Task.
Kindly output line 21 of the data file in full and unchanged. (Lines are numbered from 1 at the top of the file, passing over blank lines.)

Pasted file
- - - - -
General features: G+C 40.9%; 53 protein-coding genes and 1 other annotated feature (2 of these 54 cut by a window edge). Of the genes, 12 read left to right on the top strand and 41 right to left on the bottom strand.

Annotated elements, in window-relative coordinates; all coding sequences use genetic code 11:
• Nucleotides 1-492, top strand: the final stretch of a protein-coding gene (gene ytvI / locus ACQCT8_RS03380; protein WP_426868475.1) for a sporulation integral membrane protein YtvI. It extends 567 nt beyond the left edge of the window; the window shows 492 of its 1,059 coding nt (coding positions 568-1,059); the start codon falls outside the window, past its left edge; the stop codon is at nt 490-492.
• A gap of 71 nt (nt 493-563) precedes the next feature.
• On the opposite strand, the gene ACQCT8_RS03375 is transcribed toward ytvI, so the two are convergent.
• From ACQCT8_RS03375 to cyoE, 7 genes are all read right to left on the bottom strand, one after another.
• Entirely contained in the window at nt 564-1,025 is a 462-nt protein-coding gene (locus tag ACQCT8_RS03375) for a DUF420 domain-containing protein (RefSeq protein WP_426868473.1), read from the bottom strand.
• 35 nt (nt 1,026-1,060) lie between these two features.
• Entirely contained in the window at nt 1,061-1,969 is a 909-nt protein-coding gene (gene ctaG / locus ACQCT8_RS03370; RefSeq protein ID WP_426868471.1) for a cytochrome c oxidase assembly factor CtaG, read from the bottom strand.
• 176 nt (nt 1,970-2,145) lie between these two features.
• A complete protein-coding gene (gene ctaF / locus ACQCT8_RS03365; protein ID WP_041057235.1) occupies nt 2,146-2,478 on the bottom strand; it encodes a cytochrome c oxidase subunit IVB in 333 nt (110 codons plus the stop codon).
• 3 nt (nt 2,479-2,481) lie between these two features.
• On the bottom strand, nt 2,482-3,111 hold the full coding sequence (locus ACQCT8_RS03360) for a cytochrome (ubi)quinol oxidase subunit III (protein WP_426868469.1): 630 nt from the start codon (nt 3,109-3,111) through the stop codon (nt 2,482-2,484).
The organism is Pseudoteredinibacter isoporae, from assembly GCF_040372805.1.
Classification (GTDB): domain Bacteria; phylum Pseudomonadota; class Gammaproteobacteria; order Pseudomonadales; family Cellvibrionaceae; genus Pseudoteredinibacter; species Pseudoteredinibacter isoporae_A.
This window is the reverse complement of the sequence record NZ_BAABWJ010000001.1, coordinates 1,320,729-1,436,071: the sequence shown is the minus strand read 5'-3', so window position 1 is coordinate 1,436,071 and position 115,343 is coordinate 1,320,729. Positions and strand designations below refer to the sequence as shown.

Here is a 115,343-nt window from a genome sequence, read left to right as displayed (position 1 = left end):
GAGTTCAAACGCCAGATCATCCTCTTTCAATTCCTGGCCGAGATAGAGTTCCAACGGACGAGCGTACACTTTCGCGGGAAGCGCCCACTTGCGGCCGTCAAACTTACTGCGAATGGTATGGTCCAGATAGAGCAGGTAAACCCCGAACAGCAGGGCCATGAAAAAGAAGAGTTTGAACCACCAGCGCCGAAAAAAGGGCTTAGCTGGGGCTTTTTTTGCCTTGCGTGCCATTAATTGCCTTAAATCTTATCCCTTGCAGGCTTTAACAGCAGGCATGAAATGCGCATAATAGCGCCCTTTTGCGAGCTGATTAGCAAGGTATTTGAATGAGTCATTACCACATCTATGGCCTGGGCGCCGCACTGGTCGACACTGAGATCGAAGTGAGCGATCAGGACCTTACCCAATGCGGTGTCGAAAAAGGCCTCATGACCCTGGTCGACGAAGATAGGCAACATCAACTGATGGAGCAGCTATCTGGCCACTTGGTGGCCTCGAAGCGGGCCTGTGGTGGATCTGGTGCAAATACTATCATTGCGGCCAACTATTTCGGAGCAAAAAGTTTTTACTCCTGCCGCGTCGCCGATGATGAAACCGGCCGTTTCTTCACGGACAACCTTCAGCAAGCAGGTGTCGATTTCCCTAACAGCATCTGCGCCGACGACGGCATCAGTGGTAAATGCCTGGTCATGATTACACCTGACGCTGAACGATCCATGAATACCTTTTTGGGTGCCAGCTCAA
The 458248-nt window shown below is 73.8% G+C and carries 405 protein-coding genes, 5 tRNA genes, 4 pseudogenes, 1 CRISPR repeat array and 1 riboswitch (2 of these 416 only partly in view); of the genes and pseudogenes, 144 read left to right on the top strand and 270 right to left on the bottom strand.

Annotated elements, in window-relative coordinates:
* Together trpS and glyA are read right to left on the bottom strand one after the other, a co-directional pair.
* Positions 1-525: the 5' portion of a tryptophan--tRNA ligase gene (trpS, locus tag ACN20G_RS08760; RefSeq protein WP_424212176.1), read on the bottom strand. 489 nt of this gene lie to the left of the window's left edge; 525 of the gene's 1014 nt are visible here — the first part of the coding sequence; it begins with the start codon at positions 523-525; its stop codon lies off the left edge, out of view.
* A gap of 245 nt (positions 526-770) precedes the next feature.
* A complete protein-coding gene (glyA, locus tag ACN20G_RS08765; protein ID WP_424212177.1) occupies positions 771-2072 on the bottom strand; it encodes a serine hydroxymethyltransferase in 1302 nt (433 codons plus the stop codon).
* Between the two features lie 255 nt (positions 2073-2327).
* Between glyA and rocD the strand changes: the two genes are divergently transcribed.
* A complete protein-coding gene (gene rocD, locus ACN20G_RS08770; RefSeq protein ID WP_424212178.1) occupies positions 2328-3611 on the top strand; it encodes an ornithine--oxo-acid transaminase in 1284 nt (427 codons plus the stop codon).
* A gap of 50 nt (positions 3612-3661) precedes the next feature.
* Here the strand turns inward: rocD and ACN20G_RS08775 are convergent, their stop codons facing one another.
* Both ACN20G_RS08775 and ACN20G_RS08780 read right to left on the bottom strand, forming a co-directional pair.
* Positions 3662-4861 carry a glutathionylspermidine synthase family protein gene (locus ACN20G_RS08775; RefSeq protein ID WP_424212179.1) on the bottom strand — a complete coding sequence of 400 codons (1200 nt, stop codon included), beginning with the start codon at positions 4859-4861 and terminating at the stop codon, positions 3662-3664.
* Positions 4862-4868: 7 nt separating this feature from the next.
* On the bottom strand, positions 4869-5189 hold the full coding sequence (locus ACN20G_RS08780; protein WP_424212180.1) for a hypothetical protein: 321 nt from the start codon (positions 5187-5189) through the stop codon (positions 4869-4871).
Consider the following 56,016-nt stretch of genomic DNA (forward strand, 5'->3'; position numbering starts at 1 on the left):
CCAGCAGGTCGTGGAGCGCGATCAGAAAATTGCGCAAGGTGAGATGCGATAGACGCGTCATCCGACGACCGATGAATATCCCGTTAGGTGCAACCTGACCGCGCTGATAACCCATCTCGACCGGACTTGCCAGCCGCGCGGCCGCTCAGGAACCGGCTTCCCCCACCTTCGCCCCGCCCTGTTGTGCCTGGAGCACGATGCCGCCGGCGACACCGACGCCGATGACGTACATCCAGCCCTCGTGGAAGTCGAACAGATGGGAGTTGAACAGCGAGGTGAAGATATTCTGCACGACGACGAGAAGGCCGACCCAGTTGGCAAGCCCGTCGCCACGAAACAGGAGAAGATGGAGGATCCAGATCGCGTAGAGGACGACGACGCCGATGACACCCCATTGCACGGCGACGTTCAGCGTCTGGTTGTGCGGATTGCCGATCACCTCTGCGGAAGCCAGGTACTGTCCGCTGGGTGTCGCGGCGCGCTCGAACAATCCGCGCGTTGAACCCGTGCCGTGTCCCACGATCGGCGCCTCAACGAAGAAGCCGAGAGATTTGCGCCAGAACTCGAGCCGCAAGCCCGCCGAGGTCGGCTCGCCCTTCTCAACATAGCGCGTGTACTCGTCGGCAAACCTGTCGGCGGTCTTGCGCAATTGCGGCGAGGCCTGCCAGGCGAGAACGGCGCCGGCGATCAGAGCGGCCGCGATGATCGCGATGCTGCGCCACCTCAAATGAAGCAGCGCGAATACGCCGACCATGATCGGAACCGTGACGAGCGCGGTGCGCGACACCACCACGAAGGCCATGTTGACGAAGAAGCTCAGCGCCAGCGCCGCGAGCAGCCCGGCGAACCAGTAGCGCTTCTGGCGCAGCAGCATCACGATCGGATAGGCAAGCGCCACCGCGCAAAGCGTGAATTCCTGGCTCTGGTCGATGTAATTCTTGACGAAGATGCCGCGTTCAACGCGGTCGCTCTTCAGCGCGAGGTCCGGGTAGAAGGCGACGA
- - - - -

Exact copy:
* Together trpS and glyA are read right to left on the bottom strand one after the other, a co-directional pair.